It now appears that an epidemic of human mad cow disease is in its initial stages in Great Britian. If this is true, experts estimate that as many as 500,000 Britons could die of the disease over the next 30 years. Fourteen Britons have died of the disease this year, and five others are dying of it. “I am worried about this year’s figures,” Dr. Roy Anderson, a zoologist from Oxford who has studied the epidemic, told the London Independent this week. He explained that the disease has a long incubation period, and that cases being seen now were caused by exposure to contaminated beef in the early 1980s. Later, cases start appearing in a trickle, rising slightly each year until the rate of increase become exponential. “That’s what you expect in an epidemic,” Dr. Anderson said.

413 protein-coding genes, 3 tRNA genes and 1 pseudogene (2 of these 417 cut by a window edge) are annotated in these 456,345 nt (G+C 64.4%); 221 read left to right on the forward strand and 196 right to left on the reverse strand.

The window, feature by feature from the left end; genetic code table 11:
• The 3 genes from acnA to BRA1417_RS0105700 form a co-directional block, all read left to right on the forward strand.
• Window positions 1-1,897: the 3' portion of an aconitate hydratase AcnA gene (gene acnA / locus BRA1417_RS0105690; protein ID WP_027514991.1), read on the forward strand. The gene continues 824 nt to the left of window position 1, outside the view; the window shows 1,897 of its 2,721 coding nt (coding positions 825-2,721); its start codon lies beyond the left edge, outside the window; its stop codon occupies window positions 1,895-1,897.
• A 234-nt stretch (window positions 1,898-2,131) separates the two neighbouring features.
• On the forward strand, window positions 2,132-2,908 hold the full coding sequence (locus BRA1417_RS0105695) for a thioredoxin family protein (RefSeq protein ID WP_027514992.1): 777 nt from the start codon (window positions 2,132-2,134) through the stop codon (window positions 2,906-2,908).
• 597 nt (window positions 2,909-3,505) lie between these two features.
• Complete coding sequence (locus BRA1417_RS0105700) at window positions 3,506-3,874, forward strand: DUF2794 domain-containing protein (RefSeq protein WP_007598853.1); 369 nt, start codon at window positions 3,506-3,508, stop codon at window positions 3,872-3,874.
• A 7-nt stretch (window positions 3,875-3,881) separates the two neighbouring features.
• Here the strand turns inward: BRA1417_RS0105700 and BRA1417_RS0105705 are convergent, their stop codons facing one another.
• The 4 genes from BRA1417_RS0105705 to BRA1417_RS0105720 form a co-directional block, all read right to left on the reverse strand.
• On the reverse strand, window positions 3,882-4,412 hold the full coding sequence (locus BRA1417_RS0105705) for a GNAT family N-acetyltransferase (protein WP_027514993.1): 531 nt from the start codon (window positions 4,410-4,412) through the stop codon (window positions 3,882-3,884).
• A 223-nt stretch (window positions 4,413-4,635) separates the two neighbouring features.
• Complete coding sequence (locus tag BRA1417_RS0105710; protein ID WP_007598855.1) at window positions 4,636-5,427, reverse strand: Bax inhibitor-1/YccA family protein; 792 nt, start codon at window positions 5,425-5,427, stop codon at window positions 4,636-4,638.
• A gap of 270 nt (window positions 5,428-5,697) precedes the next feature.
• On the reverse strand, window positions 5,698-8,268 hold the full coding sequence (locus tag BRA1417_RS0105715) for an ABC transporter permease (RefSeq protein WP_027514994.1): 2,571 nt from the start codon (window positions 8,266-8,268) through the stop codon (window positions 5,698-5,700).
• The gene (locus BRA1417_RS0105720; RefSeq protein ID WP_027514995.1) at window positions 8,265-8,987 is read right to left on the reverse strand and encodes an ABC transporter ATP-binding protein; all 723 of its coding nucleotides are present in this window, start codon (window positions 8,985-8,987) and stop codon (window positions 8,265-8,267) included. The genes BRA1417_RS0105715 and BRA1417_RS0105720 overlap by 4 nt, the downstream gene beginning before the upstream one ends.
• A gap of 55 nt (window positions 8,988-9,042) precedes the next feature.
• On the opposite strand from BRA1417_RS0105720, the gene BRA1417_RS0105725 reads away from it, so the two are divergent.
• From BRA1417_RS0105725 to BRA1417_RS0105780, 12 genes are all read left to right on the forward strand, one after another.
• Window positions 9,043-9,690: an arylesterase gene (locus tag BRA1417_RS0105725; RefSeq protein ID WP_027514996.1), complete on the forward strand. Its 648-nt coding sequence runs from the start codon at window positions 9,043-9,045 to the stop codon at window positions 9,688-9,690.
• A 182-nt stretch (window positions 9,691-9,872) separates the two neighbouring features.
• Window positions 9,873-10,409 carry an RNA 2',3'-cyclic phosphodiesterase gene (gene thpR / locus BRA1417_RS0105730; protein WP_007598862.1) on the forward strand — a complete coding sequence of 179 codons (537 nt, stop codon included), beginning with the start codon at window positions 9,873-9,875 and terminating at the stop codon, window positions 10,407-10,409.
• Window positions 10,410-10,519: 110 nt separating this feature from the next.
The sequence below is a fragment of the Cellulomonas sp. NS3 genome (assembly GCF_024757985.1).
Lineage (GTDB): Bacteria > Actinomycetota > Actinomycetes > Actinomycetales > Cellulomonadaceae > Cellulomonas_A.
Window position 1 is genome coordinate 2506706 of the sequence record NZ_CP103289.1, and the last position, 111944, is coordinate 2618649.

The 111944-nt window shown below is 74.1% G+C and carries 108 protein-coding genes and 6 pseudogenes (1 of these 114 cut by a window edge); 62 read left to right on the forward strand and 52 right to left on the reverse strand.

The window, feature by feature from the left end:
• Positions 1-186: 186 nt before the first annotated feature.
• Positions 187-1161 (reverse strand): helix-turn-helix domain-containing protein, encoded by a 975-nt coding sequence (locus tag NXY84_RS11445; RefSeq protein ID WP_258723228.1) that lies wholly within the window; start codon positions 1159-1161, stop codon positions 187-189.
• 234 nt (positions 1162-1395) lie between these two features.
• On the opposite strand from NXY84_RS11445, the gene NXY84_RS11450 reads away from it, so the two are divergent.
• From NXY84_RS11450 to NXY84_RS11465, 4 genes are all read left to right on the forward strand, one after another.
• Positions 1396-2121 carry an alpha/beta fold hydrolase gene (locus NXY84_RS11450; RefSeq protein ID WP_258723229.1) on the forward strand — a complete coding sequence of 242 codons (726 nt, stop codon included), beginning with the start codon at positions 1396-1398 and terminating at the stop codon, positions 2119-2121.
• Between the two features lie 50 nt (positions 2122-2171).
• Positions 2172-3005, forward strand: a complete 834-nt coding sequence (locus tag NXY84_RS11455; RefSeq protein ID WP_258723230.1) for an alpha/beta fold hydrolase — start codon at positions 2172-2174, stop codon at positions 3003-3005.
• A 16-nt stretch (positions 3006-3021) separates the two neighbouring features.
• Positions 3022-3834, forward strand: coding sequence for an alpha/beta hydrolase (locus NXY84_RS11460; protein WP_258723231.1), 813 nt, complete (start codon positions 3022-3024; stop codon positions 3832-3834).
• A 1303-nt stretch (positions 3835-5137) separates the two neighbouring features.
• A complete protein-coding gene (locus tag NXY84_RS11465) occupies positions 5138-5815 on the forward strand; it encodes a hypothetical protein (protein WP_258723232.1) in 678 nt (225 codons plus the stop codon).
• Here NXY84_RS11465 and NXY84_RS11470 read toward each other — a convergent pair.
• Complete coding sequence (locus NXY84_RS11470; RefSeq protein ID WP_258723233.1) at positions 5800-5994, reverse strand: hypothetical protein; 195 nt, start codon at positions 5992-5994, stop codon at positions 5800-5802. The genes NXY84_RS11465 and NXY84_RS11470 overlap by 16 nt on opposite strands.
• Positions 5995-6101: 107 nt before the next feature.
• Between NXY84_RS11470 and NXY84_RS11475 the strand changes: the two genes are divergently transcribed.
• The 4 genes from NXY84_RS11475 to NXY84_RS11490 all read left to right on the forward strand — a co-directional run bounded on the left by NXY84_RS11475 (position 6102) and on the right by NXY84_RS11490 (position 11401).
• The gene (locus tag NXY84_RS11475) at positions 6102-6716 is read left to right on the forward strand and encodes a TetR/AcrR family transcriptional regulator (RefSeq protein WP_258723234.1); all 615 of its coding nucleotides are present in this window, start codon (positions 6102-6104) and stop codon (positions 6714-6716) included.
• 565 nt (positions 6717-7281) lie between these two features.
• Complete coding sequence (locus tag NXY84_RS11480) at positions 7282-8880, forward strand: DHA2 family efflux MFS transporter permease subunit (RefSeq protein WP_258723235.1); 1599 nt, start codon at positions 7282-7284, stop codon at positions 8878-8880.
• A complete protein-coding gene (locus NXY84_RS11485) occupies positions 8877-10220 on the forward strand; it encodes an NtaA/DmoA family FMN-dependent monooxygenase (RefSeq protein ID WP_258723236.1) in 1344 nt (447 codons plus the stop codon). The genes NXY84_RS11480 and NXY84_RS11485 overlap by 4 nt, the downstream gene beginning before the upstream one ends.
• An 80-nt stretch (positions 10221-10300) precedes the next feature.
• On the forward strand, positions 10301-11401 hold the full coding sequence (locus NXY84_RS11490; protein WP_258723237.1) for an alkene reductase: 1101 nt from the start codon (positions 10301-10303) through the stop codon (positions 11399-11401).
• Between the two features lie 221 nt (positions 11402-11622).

British cattle began dying of the disease in the mid-1980s. Since then, more than 176,000 cattle have died of the disease and 4 million have beendestroyed. The transfer to humans was first noted in 1996, when ten young people died of the ailment. Since the disease has an incubation period of more than 25 years, it could be that millions of Britons have been exposed. So far, all who have contracted the disease have possessed a particular genetic trait that seems to predispose people to it. Unfortunately, 40% of the British population possess this trait.
It is believed that foodstuffs such as sausages made from cattle parts,scrap meat and offal, were heavily contaminated.
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